Born in Shuri during 1889, Kenwa Mabuni was a descendant of one of the bravest warriors of Okinawan nobility.
Mabuni wanted to be so very much like his great ancestors, but as a child he was weak and sickly. In 1902 at the age of 13 he was introduced to the most famous martial artist in Shuri, Master Ankoh Itosu.
His family hoped that Itosu would be able to improve Kenwa Mabuni health and it is said that from that day onwards for almost seven years, Mabuni never missed a days training with Itosu.
Itosu encouraged Mabuni to further expand his knowledge of the martial arts and on the advice of his best friend Chojun Miyagi, Mabuni started to take lessons from Kanryo Higashionna of Naha. Something Mabuni did until the death of Higashionna in 1915.
During the same period Mabuni was also receiving instruction from Seisho Arakaki, also of Naha. He was teaching a similar style to Higashionna, Arakaki was also an accomplished Kobujutsu teacher and taught the young Mabuni Bo and Sai techniques which included various weapon forms. The ‘White-Crane-Fist’ master Wu Xian Gui was also an influence on Mabuni at this time.
During 1915 on hearing of the death of Itosu legend suggests that Mabuni was so upset that he built a shrine in front of Itosu’s grave and looked after the gravemarker Diligently for over a year Mabuni would practice kata daily at the graveside of Itosu out of respect and in honour of his late master.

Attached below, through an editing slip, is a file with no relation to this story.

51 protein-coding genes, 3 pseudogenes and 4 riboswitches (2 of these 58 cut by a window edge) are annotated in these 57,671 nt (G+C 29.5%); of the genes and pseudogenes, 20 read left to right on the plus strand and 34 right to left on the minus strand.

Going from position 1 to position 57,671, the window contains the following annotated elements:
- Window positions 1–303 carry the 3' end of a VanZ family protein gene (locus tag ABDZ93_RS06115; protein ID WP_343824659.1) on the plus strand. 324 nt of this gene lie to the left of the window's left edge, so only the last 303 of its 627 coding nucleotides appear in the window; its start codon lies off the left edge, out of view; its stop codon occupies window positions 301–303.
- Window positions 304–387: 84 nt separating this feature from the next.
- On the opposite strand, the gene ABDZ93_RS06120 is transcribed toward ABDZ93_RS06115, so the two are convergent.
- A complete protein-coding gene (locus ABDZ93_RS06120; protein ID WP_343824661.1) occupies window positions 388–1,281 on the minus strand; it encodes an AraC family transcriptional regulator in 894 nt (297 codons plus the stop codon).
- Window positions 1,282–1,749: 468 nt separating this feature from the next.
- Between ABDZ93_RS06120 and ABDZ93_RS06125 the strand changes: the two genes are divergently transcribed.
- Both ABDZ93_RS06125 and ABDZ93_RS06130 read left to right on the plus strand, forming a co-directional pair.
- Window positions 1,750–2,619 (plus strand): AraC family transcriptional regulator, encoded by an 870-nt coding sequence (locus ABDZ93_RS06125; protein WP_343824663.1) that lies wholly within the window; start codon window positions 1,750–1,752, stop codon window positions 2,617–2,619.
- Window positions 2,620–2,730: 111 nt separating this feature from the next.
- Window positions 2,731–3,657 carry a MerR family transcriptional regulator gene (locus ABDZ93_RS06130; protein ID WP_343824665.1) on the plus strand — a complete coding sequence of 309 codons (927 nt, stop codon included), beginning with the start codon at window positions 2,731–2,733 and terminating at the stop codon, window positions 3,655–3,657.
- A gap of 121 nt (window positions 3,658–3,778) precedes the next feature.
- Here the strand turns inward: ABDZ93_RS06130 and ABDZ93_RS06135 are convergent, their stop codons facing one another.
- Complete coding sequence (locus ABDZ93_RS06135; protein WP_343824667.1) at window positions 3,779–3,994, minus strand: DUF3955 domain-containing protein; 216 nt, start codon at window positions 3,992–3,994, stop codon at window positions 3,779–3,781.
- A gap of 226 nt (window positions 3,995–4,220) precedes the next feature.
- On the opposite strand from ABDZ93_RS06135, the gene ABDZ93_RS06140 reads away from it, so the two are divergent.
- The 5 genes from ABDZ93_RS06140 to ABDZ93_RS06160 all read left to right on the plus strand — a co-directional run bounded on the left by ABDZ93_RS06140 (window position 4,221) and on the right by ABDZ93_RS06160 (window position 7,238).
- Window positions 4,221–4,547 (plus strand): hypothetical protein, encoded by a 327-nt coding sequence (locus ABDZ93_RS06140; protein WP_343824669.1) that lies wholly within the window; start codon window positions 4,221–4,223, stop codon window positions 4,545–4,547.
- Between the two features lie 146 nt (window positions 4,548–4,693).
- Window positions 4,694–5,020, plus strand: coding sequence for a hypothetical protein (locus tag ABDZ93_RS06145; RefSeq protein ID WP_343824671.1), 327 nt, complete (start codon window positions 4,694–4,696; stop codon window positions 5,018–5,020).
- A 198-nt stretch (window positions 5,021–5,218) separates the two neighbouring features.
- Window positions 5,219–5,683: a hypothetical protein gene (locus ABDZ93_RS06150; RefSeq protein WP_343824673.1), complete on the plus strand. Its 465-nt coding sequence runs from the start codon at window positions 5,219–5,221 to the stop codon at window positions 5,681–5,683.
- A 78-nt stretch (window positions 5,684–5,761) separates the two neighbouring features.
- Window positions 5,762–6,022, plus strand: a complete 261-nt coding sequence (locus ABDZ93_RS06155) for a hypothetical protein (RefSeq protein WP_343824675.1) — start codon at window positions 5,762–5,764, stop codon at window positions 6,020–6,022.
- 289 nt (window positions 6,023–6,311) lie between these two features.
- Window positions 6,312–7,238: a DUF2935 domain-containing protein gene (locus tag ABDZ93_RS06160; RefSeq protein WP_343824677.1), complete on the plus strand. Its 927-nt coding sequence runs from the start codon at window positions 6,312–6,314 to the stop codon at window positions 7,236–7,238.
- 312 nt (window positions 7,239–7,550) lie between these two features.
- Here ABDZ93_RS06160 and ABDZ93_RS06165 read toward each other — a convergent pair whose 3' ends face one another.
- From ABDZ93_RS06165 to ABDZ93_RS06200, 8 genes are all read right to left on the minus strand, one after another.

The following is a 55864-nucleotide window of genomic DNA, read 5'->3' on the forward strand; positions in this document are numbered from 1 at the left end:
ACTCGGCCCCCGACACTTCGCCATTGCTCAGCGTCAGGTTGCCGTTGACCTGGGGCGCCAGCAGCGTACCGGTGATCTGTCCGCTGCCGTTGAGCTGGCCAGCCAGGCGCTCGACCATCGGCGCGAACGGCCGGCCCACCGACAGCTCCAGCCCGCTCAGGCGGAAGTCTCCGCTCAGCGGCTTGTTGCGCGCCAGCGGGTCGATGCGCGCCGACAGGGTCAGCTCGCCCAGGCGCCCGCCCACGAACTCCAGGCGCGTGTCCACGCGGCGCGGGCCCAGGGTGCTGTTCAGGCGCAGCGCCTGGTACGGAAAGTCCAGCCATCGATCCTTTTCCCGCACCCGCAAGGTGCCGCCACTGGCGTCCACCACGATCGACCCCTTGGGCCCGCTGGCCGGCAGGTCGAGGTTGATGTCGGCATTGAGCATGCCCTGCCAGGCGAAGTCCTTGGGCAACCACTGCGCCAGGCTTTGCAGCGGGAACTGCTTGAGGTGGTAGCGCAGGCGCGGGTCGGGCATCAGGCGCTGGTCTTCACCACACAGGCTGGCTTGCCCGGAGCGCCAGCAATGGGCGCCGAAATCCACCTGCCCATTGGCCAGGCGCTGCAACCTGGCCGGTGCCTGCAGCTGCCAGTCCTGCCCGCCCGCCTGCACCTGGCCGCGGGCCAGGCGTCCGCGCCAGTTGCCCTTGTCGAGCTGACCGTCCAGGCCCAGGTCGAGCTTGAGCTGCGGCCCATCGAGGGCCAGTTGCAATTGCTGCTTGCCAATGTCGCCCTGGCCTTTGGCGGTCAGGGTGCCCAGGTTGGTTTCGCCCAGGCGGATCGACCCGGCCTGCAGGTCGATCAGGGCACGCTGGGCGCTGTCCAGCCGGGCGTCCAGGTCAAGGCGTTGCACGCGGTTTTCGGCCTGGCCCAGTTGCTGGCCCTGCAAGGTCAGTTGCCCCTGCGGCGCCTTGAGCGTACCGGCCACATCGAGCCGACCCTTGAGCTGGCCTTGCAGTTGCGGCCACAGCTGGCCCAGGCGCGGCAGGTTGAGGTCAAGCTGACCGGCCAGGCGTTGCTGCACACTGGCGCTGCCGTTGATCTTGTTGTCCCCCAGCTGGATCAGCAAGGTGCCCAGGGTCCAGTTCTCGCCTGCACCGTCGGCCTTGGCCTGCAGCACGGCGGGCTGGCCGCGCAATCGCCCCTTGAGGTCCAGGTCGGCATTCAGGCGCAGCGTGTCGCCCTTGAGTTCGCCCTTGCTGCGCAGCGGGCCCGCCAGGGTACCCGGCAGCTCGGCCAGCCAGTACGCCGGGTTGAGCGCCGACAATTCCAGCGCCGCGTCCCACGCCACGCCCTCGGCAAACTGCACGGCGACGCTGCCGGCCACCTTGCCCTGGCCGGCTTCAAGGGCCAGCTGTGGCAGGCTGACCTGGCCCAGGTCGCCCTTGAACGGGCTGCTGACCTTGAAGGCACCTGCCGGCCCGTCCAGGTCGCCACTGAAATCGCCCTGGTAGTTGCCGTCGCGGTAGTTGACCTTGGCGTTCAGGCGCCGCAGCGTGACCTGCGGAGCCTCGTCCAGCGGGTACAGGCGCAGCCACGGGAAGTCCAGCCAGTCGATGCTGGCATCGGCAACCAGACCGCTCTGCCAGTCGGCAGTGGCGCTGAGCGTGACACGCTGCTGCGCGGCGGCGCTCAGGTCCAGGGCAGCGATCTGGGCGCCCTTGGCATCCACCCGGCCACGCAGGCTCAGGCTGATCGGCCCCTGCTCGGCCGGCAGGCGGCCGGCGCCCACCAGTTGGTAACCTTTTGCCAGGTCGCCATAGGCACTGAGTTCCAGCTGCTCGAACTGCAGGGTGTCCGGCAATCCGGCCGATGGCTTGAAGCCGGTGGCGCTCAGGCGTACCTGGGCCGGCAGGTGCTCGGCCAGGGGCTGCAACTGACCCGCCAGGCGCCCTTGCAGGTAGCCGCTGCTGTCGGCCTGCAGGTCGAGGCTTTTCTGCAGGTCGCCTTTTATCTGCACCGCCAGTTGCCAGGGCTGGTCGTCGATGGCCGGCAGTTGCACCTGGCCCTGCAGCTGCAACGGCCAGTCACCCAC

After graduating high school, Mabuni completed his required military service, before becoming a policeman. Respected by his peers by 1918 Mabuni was an important figure within the martial arts community. It was around this time that Mabuni established a research and study group at his home, participating members included Chosin Chibana, Gichin Funakoshi, Anbun Tokuda, Shinpan Shiroma, Choju Oshiro, Seicho Tokumura and Hoko Ishikawa.
Originally Mabuni called his style Hanko Ryu (Half-Hard style) but later changed it to reflect the deep respect he felt towards his two great masters, Itosu and Higashionna. The alternative kanji to Ito from Itosu can be read as Shi and Higa from Higashionna which can be interpreted as to, Mabuni created the name Shito for his his style of karate-do.
Mabuni worked tirelessly before and after the Pacific War to gain acceptance of his style in Japan, even moving to Osaka permanently to teach. Eventually his efforts paid off and Shito-Ryu became accepted.
Kenwa Mabuni died on May 23 1952.